Tuesday is Equal Pay Day, an event that began 20 years ago to symbolize how far into the year women must work to earn what men earned in the previous year. While much remains to be done to achieve pay equity, there’s much to learn from the past, including the role played by one woman who was dubbed, in her day, the nation’s No. 1 fighter for equal pay.
In June 1963, President John F. Kennedy signed the Equal Pay Act to outlaw, in his words, the unconscionable practice of paying women lower wages than men. Because Congress added the EPA to the Fair Labor Standards Act, oversight of the Labor Department’s EPA litigation fell to Associate Solicitor Bessie Margolin, who had already spent two decades implementing the FLSA through the nation’s courts, including the 24 oral arguments she personally presented in the U.S. Supreme Court.
Unlike routine wage and hour cases, Margolin required regional offices to obtain her approval before filing each new EPA case. By June 1966, the department had filed more than a dozen EPA lawsuits in almost as many cities across the country, revealing employers’ artifices and excuses to justify paying women less than men for the same work. That month the department’s lawsuit against a Nevada manufacturer became the first EPA case to go to trial and, just one month later, produced the government’s first victory.
In his decision, the judge quoted the company’s plant manager, who, when warned of the act’s passage, had scoffed that Congress would never pass such a foolish law. Only a few years later, the judge wrote the “foolish” law was before the court for interpretation. The judge found the work performed by the male and female workers was substantially equal and ruled all of them were entitled to the same, higher wages. The case involved only two female employees, but it portended great change for workingwomen around the country and the companies that employed them.
By the summer of 1968 Margolin and her lawyers had approximately 100 EPA cases pending in trial courts in 40 states involving an estimated 5,000 women who worked as tellers and clerks in banks, sales staff and managers in department stores, ticket agents and office accountants for airlines, and assembly line workers producing goods ranging from toy rifles to air conditioners. The Labor Department’s lawyers already had tried a total of 10 EPA cases, adding two more wins and six losses. The trial-court losses did not discourage Margolin; she remembered similar setbacks in the early years of the FLSA that she had managed to reverse.
She personally briefed, argued, and won the first and principal appeals taken in EPA cases. One of these may have been Margolin’s single greatest legal victory of her entire career. Although not won on the merits at the Supreme Court, but rather at the 3rd U.S. Circuit Court of Appeals, the Wheaton Glass case – the first EPA case argued to an appellate court – remains a landmark EPA ruling.
A New Jersey manufacturer of special order glass containers, Wheaton employed male and female “selector-packers” who inspected glass bottles and packed them into cartons. Although the men and women worked side by side, performing identical work 80 percent of the time, Wheaton paid the men 21.5 cents (10 percent) more per hour than the women. After a 16-day trial, which Margolin personally supervised, the trial judge agreed with the employer that the male selector-packers were entitled to higher pay largely because they possessed “greater flexibility” to occasionally perform additional duties.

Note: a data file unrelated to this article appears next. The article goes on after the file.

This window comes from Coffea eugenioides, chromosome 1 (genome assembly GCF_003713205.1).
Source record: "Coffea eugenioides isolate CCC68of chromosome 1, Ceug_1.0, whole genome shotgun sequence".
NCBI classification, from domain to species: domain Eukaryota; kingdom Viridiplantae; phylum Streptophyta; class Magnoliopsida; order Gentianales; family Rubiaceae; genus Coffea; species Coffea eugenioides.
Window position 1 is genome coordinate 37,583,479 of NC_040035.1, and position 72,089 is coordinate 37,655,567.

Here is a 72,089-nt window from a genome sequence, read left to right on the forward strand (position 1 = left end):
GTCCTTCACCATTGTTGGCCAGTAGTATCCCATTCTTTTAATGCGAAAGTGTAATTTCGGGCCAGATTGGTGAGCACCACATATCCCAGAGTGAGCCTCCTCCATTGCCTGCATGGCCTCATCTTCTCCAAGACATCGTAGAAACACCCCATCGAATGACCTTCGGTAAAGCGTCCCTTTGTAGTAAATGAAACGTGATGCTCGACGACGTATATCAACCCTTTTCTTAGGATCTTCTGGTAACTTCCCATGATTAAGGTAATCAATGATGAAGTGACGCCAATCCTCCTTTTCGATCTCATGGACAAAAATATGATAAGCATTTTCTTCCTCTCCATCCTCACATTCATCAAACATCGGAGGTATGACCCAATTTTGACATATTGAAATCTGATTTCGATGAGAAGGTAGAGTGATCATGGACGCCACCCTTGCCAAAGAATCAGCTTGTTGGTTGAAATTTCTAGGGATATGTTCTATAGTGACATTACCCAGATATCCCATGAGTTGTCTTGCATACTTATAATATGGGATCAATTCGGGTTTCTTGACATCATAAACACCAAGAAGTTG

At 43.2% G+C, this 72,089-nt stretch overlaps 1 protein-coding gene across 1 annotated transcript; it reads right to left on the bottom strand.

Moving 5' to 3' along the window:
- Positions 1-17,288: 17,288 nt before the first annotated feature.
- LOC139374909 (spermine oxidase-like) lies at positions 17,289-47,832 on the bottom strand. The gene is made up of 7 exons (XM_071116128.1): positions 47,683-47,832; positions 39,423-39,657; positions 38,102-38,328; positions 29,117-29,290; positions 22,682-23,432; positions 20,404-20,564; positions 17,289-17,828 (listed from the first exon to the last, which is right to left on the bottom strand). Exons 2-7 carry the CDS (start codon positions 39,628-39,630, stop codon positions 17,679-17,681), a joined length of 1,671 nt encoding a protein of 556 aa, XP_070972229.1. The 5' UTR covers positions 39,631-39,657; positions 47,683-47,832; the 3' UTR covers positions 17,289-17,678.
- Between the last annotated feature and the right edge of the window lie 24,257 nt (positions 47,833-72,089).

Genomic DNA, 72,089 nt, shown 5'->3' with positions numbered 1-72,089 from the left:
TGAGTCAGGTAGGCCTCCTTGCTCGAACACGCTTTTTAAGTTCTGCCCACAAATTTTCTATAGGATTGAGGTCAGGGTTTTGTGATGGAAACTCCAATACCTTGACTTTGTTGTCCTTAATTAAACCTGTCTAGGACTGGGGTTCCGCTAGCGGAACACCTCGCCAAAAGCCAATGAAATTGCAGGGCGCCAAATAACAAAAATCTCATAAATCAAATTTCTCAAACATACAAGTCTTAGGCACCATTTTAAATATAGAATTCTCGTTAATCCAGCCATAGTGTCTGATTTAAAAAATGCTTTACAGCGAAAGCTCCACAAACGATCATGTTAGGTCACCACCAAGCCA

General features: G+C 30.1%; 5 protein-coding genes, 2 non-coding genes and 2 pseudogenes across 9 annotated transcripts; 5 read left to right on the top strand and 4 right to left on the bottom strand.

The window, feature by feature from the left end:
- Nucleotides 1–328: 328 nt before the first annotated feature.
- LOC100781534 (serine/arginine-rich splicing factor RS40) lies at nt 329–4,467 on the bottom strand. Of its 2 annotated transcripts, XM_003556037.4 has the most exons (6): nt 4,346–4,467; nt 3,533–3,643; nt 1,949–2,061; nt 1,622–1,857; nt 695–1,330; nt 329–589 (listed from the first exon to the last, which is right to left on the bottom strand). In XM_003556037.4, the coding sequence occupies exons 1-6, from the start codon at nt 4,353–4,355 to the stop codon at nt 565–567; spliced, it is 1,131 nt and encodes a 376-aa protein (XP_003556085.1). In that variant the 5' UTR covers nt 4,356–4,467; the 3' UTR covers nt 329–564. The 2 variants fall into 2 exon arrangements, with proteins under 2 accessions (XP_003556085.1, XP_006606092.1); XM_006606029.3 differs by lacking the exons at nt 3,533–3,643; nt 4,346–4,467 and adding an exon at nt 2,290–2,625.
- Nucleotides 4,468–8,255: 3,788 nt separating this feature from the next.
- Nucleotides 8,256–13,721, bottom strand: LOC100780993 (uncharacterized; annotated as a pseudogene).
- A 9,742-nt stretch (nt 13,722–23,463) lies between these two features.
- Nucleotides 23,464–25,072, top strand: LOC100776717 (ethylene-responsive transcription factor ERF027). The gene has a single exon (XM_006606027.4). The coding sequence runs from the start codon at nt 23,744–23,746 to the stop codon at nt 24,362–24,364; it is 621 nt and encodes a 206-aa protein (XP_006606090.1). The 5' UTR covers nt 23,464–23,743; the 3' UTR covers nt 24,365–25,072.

Although the ruling was feared reversal-proof because of its extensive factual recitations informed by two judicial site visits, Margolin was convinced of the legal, if not moral, correctness of her position, and filed an appeal. After two oral arguments, Margolin convinced the 3rd Circuit to reverse the district court by ruling that the term “equal work” required only that the jobs be substantially equal, and by rejecting sex-based group criteria. In May 1970, the Supreme Court denied Wheaton’s petition for review, allowing the 3rd Circuit’s ruling to stand.
The Supreme Court would not hear its first EPA case until two years after Margolin retired in 1972, but she had blazed a trail through the lower courts with a stunning litigation record. She had overseen the filing of 300 EPA lawsuits in 40 states, recovering $4 million for 18,000 employees.
“A great many of us owe her a debt of gratitude for her courage and fortitude,” one Labor Department official said of Margolin. “The work connected with the preparation for Equal Pay Act litigation has, of necessity, been both time-consuming and frustrating.”
Added a colleague: “By almost a one-woman struggle, you have seen the Equal Pay Act through a most difficult infancy and placed it on sturdy legs.”
Bessie Margolin died in 1996, the same year that Equal Pay Day originated. Although the road to pay equity continues to be both time-consuming and frustrating, Margolin’s persistence during the earliest days of the struggle should encourage us all to finish the work, and soon.
Marlene Trestman, a former special assistant to the Maryland attorney general, is the author of “Fair Labor Lawyer: The Remarkable Life of New Deal Attorney and Supreme Court Advocate Bessie Margolin.” She will be speaking about her book at 12:30 p.m. Monday in Room 504 of the Baltimore City Circuit Court’s Mitchell courthouse, sponsored sponsored by the Bar Association of Baltimore City.